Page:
Though they allegedly professed concern for her safety, the Misses Cheatham did not summon a doctor for Eliza. Instead, they returned to bed. Lloyd’s Weekly Newspaper reports that “the Misses Cheetham remained in bed until she had been removed.”
No one in the household had known that Eliza was pregnant. According to Rillman’s testimony, Eliza admitted that the father of the baby was “a young man at Deeping, Lincolnshire.” This disclosure had no affect on subsequent events. A cab was sent for and, when it arrived, Eliza walked out to it without assistance, climbed in, and departed for Beeston.
Eliza arrived at the home of Mrs. Cox in Beeston in a state of exhaustion. Mrs. Cox was poor and, as a result, did not summon medical help until the very last minute. Mr. James Butler, a Beeston surgeon, arrived to attend Eliza at seven o’clock on Sunday evening. He testified at the inquest that she was in a “state of collapse.” He administered “stimulating medicines” to no avail. Butler stated, “She died about one o’clock from exhaustion, consequent loss of blood, the exertions of removing, and exposure to cold. It was a very imprudent thing to have removed her.”
After hearing all of the evidence, the jury at the inquest returned the following verdict: “That the deceased had died from exhaustion, consequent upon the delivery of a child, and from exposure to cold on being removed from Chilwell to Beeston, and also from want of proper medical assistance.”
It is not clear in any of the reports what happened to the baby. He was alive and apparently healthy at the time of birth, but after Eliza gave him to the midwife, Mrs. Beeton, he is never mentioned again. The identity of the baby’s father is also never disclosed. I suspect that Eliza took the secret of his identity to the grave. As for the Misses Cheatham – who I am assuming are two sisters – there is no indication that they suffered any censure as a result of their conduct. Due to the testimony of Ellen Rillman, who was still in their employ, it was generally believed that it was Eliza herself who had insisted on leaving Chilwell immediately after giving birth.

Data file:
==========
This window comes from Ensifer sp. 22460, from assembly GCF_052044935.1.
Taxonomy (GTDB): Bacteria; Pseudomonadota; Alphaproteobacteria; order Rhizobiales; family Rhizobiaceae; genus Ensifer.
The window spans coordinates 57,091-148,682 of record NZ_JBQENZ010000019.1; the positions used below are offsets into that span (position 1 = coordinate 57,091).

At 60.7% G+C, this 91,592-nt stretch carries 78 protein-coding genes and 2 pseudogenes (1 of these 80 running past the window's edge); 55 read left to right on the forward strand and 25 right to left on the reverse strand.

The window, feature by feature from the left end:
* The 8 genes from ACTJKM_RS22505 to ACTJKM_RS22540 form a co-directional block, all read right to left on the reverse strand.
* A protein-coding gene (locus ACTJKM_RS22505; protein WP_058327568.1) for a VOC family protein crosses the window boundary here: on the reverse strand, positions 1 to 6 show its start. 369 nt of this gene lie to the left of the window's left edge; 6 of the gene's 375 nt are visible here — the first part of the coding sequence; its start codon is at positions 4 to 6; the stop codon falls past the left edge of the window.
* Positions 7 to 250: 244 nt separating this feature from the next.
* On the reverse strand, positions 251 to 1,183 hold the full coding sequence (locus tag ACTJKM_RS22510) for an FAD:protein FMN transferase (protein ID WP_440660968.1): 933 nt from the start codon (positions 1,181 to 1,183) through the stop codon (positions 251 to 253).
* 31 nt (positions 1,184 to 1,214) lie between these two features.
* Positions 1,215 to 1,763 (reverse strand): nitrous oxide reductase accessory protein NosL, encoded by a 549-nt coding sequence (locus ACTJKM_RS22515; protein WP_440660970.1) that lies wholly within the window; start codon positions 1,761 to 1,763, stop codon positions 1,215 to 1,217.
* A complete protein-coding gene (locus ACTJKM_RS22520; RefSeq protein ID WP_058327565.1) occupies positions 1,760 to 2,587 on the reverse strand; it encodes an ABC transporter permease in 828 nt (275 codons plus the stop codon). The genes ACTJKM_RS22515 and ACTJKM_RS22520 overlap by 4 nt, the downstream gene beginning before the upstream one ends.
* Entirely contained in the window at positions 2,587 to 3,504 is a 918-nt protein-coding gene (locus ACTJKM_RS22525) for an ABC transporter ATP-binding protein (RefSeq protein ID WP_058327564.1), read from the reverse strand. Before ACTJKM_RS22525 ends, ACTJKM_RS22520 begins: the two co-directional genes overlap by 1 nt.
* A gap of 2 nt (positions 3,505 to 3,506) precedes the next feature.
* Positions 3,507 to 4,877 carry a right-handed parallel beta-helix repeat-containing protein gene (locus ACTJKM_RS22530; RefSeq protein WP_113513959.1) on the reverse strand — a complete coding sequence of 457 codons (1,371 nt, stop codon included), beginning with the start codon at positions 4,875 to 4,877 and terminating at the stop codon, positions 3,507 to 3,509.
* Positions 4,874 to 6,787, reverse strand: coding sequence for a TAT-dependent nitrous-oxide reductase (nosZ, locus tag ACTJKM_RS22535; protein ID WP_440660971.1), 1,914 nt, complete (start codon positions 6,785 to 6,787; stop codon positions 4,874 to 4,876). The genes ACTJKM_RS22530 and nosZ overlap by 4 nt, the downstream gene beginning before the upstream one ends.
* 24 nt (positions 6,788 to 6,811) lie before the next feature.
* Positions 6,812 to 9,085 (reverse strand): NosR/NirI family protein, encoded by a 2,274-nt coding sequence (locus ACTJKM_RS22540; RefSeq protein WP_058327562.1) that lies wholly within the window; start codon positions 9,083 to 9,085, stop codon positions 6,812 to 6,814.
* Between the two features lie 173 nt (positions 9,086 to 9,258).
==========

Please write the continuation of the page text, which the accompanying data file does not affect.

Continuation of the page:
Fortunately, the tale of the sad and very preventable death of Eliza Bollends is by no means the Victorian norm. With articles bearing such titles as “A Shocking Death in Beeston,” one can only conclude that many in the 19th century were as disturbed by the young mother’s dismissal and subsequent death as we would be if such a thing happened today.
Top photo: A Scullery Maid at Work by Charles Joseph Grips, 1866
This post initially appeared on MimiMatthews.com and is reprinted here with permission.
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Mimi Matthews is the author of The Pug Who Bit Napoleon: Animal Tales of the 18th and 19th Centuries and A Victorian Lady’s Guide to Fashion and Beauty (Pen and Sword Books, July 2018). Her articles on nineteenth-century history have been published on various academic and history sites, including the Victorian Web and the Journal of Victorian Culture. When not writing historical non-fiction, Mimi authors exquisitely proper historical romance novels. Her debut Victorian romance The Lost Letter can be ordered at Amazon. To learn more, please visit www.MimiMatthews.com.